• A population-based growth limitation formula at the local level, which is not a part of Colorado’s TABOR and doesn’t work coherently in a state like Maine;
• A year-to-year growth allowance that constricts local budgets much more forcefully than both the Colorado version of TABOR and LD 1, in many cases requiring negative budgets;
• No reasonably accessible process to override the local growth limitation when necessary, unlike both the Colorado version of TABOR and LD 1;
• Two-thirds “supermajority” voting at town meetings, to be followed by mandated town-wide referendums, before any fee (such as the fee to dump a truckload of roofing shingles at the transfer station) can be increased by so much as a penny; and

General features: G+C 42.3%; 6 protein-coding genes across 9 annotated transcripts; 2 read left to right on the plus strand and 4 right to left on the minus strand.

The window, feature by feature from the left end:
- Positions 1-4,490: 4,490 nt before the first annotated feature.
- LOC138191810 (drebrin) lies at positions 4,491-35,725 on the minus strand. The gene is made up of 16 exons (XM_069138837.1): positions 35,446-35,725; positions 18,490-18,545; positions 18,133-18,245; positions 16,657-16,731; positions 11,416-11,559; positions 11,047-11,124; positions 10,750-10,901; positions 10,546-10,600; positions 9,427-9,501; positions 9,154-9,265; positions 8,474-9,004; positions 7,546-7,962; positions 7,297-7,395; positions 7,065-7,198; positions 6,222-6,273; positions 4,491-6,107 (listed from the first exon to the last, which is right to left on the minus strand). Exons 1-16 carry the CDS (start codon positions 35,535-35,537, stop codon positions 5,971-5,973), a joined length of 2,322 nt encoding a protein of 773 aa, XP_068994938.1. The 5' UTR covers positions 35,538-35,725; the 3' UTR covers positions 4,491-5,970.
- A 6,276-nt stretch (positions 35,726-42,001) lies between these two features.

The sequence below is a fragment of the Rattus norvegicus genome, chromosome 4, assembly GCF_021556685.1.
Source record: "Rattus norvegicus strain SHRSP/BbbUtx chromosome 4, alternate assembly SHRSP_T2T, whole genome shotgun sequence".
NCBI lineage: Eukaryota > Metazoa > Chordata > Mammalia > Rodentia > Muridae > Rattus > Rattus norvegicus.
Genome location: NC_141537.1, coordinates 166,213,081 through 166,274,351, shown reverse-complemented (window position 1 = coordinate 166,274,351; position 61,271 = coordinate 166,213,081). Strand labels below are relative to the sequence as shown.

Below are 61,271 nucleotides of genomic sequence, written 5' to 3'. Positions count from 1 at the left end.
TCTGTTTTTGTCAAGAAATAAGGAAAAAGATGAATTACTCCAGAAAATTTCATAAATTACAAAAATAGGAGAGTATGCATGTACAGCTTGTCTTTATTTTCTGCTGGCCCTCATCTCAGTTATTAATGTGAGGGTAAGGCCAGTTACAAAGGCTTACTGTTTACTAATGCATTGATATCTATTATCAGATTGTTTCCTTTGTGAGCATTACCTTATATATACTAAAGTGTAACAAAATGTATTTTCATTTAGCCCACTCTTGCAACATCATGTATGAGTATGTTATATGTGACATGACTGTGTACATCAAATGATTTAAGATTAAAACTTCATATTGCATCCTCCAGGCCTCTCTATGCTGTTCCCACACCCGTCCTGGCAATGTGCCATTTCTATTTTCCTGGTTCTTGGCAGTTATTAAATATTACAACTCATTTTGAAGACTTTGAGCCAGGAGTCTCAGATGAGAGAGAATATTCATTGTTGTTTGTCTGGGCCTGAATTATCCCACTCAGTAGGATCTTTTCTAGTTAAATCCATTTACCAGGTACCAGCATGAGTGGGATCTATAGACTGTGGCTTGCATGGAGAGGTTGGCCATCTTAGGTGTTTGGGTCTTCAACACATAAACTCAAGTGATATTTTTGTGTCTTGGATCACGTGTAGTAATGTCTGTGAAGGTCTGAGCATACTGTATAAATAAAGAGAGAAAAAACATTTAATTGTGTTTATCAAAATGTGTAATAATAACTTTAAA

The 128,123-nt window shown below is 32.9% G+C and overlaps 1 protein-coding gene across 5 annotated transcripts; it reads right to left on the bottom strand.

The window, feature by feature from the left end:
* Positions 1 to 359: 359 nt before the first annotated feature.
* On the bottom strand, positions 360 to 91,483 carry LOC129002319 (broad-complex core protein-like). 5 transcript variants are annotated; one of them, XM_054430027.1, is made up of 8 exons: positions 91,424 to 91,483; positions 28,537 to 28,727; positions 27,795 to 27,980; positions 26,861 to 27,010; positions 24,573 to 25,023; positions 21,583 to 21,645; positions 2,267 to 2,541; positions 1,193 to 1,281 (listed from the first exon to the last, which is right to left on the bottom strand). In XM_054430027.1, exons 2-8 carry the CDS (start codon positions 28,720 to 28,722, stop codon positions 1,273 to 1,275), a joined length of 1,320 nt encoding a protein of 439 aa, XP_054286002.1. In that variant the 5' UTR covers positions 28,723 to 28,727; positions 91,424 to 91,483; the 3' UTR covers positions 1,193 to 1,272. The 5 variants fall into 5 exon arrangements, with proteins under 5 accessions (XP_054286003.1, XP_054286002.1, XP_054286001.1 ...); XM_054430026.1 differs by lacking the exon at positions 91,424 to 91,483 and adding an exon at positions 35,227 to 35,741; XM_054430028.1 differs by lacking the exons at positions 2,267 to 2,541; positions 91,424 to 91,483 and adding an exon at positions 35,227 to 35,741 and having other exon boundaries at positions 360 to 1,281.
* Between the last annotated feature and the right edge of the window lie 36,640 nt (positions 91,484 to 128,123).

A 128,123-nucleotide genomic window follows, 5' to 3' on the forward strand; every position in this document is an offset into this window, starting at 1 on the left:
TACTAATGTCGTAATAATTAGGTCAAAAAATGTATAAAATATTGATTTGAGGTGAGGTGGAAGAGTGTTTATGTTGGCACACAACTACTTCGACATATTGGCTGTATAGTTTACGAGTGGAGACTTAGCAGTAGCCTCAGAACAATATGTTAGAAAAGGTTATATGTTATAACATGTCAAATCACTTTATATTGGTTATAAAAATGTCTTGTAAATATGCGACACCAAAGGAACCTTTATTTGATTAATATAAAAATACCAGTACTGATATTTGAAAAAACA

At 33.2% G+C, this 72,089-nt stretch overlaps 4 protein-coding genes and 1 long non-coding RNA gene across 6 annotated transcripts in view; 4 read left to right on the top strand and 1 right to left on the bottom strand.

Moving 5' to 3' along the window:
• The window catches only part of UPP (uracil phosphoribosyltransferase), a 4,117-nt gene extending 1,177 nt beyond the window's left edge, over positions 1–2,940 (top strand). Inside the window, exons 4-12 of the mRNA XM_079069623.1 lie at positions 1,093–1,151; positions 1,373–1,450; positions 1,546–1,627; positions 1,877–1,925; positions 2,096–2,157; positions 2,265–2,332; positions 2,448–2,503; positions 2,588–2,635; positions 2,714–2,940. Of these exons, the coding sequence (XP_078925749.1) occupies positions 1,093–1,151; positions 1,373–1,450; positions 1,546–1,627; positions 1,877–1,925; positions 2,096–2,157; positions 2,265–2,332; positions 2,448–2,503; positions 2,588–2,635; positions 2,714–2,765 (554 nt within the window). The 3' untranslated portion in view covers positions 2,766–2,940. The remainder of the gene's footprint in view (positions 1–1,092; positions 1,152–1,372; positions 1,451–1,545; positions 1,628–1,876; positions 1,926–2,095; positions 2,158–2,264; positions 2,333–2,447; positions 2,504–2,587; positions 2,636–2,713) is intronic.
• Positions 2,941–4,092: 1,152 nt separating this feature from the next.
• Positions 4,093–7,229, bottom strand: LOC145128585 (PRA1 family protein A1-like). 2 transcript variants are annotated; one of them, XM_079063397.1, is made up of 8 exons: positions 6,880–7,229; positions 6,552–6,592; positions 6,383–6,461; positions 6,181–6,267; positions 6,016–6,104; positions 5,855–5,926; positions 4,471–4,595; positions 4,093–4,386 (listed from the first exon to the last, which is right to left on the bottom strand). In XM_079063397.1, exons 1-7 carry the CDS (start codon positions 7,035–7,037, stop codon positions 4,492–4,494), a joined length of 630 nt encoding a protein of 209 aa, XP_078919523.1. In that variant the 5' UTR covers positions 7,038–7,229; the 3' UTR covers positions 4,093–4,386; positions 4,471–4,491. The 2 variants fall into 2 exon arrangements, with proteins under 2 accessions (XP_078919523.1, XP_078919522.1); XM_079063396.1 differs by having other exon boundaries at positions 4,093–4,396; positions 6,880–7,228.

• Annual or near-annual revaluations to avoid engaging in extensive, “supermajority” voting procedures just to adopt the town budget.
Mary Adams’ TABOR proposal is a slap in the face to both home rule and majority rule, under the apparent belief that the town meeting doesn’t know how to conduct its business.
Now that local government officials are becoming familiar with the mechanics of the LD 1 spending limitation systems, the TABOR proposal can be put into a clearer context. A table on page 13 compares the pertinent local government provisions of LD 1, Colorado TABOR and the proposed TABOR for Maine. (For the purposes of this article, and because they are ultimately unenforceable, the various provisions regarding the state-level spending limitation systems are not discussed.)
TABOR Growth Factor
All rational spending limitation systems identify what it is that should be limited, either expenditures, revenues or taxes, or some combination of the three. Using various ways to define it, the typical focus is on governmental revenue. The spending limit system then develops a formula that identifies the maximum amount a government’s revenue should be allowed to grow from one year to the next. That formula is often referred to as the “growth index” or the “growth factor”.